Posted on Thu 20 June 2019 by Tara JudahAt last year’s Courtisane film festival in Ghent, I saw Robert Bresson’s Une Femme Douce. I couldn’t believe that I had not only never seen this film but that it hadn't come up in conversation on Bresson, French cinema of the ‘60s and ‘70s, cinematic gaslighting, or the impact of the male gaze.
Posted on Wed 19 June 2019 by Tara JudahThe films belonging to Gluttony, Decadence & Resistance were all selected for their interest in asking us, as viewers, to think, feel and step outside of the safety of seeing films as entertainment, letting them instead activate us through an aesthetics and affect of excess that was designed to disgust and disrupt.
Posted on Wed 19 June 2019 by Mark CosgroveTaking a chance on a double bill in a dodgy cinema on Jamaica Street in Glasgow as a teen, Cinema Rediscovered's founder and co-curator Mark Cosgrove reflects on his discovery of the unique and mesmeric cinematic world of Nicolas Roeg.
Posted on Tue 18 June 2019 by Tom VincentToday, if you go the cinema to watch a new movie, it is almost a certainty you will be watching a digitally projected moving image but at this year’s Cinema Rediscovered, you will have the chance to see some films on film. And, if you visit the Analogue Room, you will have the opportunity to handle 35mm film and try your hand at splicing and projecting, too, Aardman Archivist Tom Vincent writes.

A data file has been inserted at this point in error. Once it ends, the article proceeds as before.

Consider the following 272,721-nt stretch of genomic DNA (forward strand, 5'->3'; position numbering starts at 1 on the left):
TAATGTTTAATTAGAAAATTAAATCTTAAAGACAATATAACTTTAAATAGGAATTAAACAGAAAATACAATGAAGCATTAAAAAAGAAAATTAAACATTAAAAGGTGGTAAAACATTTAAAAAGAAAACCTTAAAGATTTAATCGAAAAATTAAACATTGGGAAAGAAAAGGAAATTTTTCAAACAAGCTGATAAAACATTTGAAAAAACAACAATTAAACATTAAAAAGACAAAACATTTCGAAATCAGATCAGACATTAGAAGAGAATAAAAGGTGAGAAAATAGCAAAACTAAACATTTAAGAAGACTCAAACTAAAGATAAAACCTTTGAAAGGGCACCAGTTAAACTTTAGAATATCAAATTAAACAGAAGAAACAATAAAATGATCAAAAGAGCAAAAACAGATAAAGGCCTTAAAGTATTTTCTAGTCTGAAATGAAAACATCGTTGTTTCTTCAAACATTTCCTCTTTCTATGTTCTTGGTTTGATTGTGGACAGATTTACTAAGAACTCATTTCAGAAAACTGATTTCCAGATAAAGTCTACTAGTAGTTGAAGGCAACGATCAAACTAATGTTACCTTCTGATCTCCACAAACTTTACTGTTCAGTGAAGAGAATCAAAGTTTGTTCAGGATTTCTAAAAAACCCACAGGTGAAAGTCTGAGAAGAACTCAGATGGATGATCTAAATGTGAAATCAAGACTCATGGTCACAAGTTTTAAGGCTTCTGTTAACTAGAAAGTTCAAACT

Posted on Tue 18 June 2019Director Peter Strickland talks about his 2019 film In Fabric and takes questions from the audience.
Posted on Tue 18 June 2019 by Adam MurrayStruck by how both films are able to tell sincere and compelling stories, seemingly revolving around the same themes and issues using the medium of ‘documentary-film', curator and critic Adam Murray reflects on the still staggeringly different approaches taken by two engaging films on the human condition; Hale County This Morning, This Evening and Hoop Dreams.
Posted on Tue 18 June 2019 by Jane GilesThe only UK cinema to take on the American phenomenon of Midnight Movies, The Scala brought daylight hours, Alejandro Jodorowsky and the Cinema of the Bizarre together for the very first time. When Santa Sangre screened it was billed as "Outrageous and brilliant... Fellini meets Monty Python", former Scala programmer Jane Giles reflects.
Posted on Tue 18 June 2019 by Jane GilesNever one to shy away from a marginalised filmmaker whose work generally received more poor reviews than plaudits, the Scala’s allegiance to maverick B-movie auteur Larry Cohen was consistent as his films ranged across the genres closest to the Scala’s heart: queer cinema, Blaxploitation, sci-fi and horror.
Posted on Mon 17 June 2019 by Rosie TaylorAlice Guy-Blaché and Muriel Box were cinema innovators working in very different eras and yet, both women fought against the odds to take their ambition to the top and become prolific storytellers for the big screen, archivist and curator Rosie Taylor writes.
Posted on Mon 17 June 2019 by James HarrisonThe dark, unnatural worlds created by Bristol-born Mike Hodges in Black Rainbow and Croupier might not be so far removed from our own, South West Silents Co-founder James Harrison writes.
Posted on Mon 10 June 2019 by Frances CoxAhead of our run of Mahamat-Saleh Haroun's A Season in France and one-off screening of Sharon Walia's The Movement, as part of Bristol Refugee Week (June 17 - 23), we spoke with Frances Cox, who shares details of her experience as a host for Refugees at Home.